(Yellow-bellied waxbill, East African swee)
[= Estrilda quartinia]
Tropiese swie [Afrikaans]; Astrild ŕ ventre jaune
[French]; Grünastrild [German]; Bico-de-lacre-tropical [Portuguese]
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(birds) > Order: Passeriformes
> Family: Estrildidae
Distribution and habitat
Occurs in patches from Ethiopia through Kenya and Tanzania
to southern Africa, where it is locally common in Zimbabwe's eastern highlands
and adjacent Mozambique. It generally favours bracken-brier and rank vegetation
on the forest edge, pine (Pinus) plantations with dense undergrowth,
fallow fields and gardens.
Distribution of Yellow-bellied waxbill in southern Africa,
based on statistical smoothing of the records from first SA Bird Atlas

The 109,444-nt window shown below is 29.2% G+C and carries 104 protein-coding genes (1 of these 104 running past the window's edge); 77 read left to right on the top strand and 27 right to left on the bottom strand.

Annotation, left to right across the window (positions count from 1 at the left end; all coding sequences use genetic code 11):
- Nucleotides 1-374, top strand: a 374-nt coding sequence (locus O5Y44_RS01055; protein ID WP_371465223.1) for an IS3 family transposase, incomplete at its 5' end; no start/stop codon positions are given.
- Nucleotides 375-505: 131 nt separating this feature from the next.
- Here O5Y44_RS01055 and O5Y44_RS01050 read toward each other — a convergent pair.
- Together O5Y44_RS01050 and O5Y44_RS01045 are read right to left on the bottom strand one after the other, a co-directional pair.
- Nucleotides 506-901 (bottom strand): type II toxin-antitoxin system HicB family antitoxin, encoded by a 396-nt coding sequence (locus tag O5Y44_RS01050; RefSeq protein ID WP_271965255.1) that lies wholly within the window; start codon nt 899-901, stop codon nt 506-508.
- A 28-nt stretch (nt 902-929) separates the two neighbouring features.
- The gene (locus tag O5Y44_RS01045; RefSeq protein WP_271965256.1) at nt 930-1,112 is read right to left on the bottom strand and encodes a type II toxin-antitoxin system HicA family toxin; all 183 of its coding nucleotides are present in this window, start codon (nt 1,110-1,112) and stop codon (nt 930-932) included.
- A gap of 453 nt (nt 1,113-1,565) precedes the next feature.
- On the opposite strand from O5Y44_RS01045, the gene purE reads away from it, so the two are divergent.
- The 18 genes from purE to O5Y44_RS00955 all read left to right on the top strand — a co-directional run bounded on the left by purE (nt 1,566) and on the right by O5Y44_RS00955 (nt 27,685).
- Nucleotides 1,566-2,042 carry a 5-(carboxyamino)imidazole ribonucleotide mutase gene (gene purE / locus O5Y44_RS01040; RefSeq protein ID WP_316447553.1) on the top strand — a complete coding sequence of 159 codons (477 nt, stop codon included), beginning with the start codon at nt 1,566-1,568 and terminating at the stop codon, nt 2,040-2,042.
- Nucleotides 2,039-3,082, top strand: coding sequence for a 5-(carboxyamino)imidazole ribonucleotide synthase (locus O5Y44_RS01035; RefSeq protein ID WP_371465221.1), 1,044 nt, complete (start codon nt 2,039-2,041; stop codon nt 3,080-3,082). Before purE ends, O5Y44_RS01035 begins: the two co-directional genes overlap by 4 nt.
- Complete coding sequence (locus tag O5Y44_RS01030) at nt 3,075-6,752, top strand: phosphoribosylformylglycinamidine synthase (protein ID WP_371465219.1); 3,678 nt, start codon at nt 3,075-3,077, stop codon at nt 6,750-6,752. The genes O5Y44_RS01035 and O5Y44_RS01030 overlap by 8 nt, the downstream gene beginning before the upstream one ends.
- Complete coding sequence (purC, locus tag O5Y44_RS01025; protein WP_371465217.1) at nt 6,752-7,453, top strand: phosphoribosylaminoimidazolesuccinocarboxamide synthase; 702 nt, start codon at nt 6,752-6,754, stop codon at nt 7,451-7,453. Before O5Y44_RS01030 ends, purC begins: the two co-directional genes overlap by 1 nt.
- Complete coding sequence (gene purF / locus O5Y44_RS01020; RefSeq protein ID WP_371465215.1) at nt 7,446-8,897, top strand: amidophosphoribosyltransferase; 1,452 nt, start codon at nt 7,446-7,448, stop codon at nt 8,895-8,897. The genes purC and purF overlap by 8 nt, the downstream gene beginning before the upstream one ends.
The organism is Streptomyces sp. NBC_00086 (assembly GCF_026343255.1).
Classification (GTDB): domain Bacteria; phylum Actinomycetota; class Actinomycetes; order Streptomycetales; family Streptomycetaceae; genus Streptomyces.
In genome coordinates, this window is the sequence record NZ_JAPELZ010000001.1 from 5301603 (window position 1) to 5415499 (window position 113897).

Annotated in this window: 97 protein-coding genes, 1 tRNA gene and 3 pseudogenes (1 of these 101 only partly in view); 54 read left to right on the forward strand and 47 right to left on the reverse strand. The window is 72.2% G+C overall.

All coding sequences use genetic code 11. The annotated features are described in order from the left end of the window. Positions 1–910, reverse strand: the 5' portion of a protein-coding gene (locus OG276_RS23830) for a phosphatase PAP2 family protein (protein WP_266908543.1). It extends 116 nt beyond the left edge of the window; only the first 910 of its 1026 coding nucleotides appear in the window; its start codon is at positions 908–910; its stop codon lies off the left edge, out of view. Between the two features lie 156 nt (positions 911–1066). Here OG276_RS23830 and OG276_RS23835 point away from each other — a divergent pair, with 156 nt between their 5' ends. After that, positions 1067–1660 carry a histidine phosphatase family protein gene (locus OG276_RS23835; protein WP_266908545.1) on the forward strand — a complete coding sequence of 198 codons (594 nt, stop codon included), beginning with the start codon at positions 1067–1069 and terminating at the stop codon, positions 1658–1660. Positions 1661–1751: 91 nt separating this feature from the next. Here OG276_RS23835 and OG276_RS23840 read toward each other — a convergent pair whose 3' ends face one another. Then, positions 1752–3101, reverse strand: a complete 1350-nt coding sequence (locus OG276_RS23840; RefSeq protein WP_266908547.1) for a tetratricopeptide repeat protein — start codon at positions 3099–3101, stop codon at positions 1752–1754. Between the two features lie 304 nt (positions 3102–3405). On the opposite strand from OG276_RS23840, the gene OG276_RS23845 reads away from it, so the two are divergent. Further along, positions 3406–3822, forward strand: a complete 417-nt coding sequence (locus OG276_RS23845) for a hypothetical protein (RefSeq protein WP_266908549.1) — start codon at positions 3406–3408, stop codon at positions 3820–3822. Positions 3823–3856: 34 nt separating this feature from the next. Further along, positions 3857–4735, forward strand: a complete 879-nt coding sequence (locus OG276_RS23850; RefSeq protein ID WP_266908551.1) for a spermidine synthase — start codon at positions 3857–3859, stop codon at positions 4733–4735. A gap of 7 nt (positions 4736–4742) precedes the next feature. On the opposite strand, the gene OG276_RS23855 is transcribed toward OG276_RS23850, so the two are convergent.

Animal Demography unit, University of
Cape Town; smoothing by Birgit Erni and Francesca Little). Colours range
from dark blue (most common) through to yellow (least common).
It mainly eats grass seeds, such as Catstail grass (Sporobolus
pyramidalis), Natal redtop (Melinis repens) and bristle grasses (Setaria),
taken from the ground or directly from plants.
- The nest is built by both sexes in about 7-10 days, consisting of an
oval-shaped structure with a side-top entrance, made of coarse grass and
lined with soft grass inflorescences and occasionally moss. It is typically
placed in a leafy bush or tree roughly 1-5 metres above ground.
- Egg-laying season is from December-April.
- It lays 4-5 eggs, which are incubated by both sexes for about 12-14
- The chicks are fed by both parents on a diet of regurgitated seeds,
leaving the nest after about 13-16 days.
Not threatened, although in the period from 1995-2000 1526
birds were reported in the cage-bird trade, probably imported from Tanzania.
Hockey PAR, Dean WRJ and Ryan PG 2005. Roberts
- Birds of southern Africa, VIIth ed. The Trustees of the John Voelcker
Bird Book Fund, Cape Town.